Of all the films about which I guessed wrong in assuming they would get an Oscar nomination or two, none ended up taking more of my time than 49 Up. For those who haven’t heard of it, in 1964, a documentary film, 7 Up, was made about a bunch of 7–year-old English kids. Every seven years since then, the film makers return to update their series. Now we’ve got 49 Up. And I figured the latest installment in such a highly-regarded series would surely get nominated for Best Documentary.
I should have done more research. None of the “Up” films has ever been nominated for an Oscar. Too late for me … having always been interested, but never having actually watched, I hunkered down and watched every one of the films, from 7 Up through 42 Up, to prepare for 49 Up. By the time I got around to 49 Up, the Oscar nominations were out and 49 Up was nowhere to be found. But I’ll be damned if I’m gonna waste all of those hours I spent watching the earlier movies, so I watched 49 Up and will say something about it, and the series, here.
Everyone notes what a fascinating idea this is for a continuing series. The impact is perhaps less now, when reality television is everywhere, than it was in 1964, but the cumulative effect of the movies far surpasses whatever pleasures you might get from watching Flavor of Love. Some of the kids turn out as you might expect, others do not … all of them are recognizably human, and over time you go past hoping this one does better than that one … you like them all, want the best for them all.
The films are, or at least were, intended as a critique of British class society, but the films are least successful when they push that point. Far too often, interviewer and director Michael Apted asks leading questions designed to show off his notions about class … just as often, the replies are unexpected, thankfully. In 49 Up, more than in any other of the films, Apted is challenged by the participants. Many of them dislike having their lives interrupted every seven years … some think Apted and the series unfairly portrays their lives. A couple have quit participating over the course of the films, including at least two spouses.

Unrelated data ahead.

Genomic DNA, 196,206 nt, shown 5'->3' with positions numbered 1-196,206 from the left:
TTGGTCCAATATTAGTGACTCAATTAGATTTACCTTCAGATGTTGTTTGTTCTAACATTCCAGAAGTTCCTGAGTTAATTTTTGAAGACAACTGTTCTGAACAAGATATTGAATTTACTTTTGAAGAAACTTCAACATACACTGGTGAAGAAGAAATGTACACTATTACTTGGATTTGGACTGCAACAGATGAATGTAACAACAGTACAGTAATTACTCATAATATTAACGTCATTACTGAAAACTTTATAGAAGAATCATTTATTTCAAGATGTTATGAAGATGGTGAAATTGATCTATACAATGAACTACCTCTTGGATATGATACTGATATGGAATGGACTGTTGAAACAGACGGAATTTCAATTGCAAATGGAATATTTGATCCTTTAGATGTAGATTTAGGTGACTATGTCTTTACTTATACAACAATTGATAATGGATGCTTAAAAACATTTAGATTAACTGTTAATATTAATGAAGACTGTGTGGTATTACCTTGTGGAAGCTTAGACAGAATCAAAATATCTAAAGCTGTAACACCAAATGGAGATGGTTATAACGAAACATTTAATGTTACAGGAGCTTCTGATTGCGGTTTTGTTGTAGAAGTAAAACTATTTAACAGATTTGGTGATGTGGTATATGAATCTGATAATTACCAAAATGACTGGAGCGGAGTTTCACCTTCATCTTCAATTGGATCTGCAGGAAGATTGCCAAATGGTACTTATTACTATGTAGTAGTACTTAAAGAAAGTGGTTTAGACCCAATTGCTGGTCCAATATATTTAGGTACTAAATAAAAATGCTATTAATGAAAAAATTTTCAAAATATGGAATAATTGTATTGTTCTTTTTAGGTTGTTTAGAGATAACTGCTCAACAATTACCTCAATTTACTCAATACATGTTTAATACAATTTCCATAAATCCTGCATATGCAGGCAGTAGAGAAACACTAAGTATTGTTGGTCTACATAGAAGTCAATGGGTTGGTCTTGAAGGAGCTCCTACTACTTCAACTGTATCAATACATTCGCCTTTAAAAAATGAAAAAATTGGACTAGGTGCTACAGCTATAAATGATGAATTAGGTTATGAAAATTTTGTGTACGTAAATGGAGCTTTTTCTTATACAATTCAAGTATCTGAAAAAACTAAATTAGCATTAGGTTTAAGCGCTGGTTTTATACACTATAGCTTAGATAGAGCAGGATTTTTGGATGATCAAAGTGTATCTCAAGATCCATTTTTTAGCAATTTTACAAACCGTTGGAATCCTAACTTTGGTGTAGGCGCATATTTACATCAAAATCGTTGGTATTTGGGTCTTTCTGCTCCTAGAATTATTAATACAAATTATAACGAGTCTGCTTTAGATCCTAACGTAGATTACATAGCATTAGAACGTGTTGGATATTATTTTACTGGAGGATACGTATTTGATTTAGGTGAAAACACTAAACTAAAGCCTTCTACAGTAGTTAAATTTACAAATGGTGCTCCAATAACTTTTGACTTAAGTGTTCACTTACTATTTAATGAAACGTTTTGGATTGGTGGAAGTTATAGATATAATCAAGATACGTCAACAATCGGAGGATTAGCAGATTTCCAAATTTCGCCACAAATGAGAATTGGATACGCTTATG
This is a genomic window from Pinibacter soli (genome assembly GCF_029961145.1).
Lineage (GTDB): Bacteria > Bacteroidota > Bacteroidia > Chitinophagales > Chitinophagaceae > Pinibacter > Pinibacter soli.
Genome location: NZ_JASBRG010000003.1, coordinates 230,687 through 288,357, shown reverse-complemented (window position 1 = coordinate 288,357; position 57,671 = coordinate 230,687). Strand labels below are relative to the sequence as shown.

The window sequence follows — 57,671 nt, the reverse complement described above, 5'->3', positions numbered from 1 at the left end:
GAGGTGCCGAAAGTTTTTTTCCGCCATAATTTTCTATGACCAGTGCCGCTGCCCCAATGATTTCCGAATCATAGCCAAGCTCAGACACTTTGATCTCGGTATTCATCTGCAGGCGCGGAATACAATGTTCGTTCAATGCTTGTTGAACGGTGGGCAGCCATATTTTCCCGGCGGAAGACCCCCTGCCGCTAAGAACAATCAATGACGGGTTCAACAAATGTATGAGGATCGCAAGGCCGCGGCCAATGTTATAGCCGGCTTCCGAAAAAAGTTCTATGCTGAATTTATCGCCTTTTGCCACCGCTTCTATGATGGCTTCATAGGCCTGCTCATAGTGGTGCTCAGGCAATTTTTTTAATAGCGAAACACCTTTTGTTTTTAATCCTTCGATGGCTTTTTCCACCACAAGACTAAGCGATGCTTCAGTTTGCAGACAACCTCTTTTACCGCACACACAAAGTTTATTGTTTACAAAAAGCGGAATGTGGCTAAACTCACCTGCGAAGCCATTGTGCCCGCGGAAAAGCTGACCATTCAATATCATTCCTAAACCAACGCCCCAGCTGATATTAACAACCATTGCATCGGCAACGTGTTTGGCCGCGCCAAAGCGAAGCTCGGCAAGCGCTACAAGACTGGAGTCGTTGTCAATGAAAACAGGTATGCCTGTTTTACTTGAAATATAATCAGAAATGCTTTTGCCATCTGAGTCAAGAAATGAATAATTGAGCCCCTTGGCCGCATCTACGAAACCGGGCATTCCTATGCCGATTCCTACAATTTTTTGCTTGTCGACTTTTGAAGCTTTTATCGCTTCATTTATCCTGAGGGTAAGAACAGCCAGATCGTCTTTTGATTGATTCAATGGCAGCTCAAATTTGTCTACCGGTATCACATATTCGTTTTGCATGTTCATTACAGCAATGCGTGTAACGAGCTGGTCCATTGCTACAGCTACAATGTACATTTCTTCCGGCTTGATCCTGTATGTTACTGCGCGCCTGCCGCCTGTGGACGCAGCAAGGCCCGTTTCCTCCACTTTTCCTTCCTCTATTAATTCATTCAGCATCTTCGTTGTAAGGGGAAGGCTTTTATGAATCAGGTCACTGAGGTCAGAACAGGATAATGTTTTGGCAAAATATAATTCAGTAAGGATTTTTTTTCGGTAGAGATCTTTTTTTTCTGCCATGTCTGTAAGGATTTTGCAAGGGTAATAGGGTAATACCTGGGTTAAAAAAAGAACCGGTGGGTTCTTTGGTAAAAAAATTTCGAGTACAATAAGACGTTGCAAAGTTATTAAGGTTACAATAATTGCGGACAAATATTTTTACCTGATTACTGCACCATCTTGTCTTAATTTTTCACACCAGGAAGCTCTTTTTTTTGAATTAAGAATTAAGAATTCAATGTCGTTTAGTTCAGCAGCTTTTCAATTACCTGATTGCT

And it’s important to remember, they were seven when the series began. Someone else made the decision to put them in the film. They are the ones who continue to take part, but it must be difficult, being in something you didn’t ask for, knowing the whole world is watching your life go by. The most astute observer of this is John, who in the early films seems almost unlikable. Conservative, privileged, snobbish … there’s not much to like. And then he refused to take part in 28 Up, saying he’d said all that needed to be said. But he returned for 35 Up, because he wanted to get the word out about a Bulgarian charity he worked on, and after another break, he’s back again in 49 Up, just as conservative, just as privileged, but far more likeable, in a noblesse oblige kind of way. He’s the most successful, on the surface, of any of the group … I don’t quite understand the English legal system, but he’s a high-ranking lawyer of some kind. And while others do a better job of conveying their anger at the misrepresentations they feel are inherent in the series, John best articulates the basic problem, as he discusses why he thinks the films are popular. They are like reality shows, only you get to watch people’s hair thin and guts enlarge. “Fascinating, I’m sure,” he says, then adds, “But does it have any value? That’s a different question.”
And that’s the nut of it. Because it’s well-made, because the participants are likeable, because over the course of 42 years we get to know them, or at least get to know their “Up” personas, for all of these reasons, the Up series seems legitimate, even classy, and I think we might see more in them than really exists. Fascinating, for sure. But I don’t have the answer to John’s question about value, and I’ve spent more than a dozen hours recently watching them all.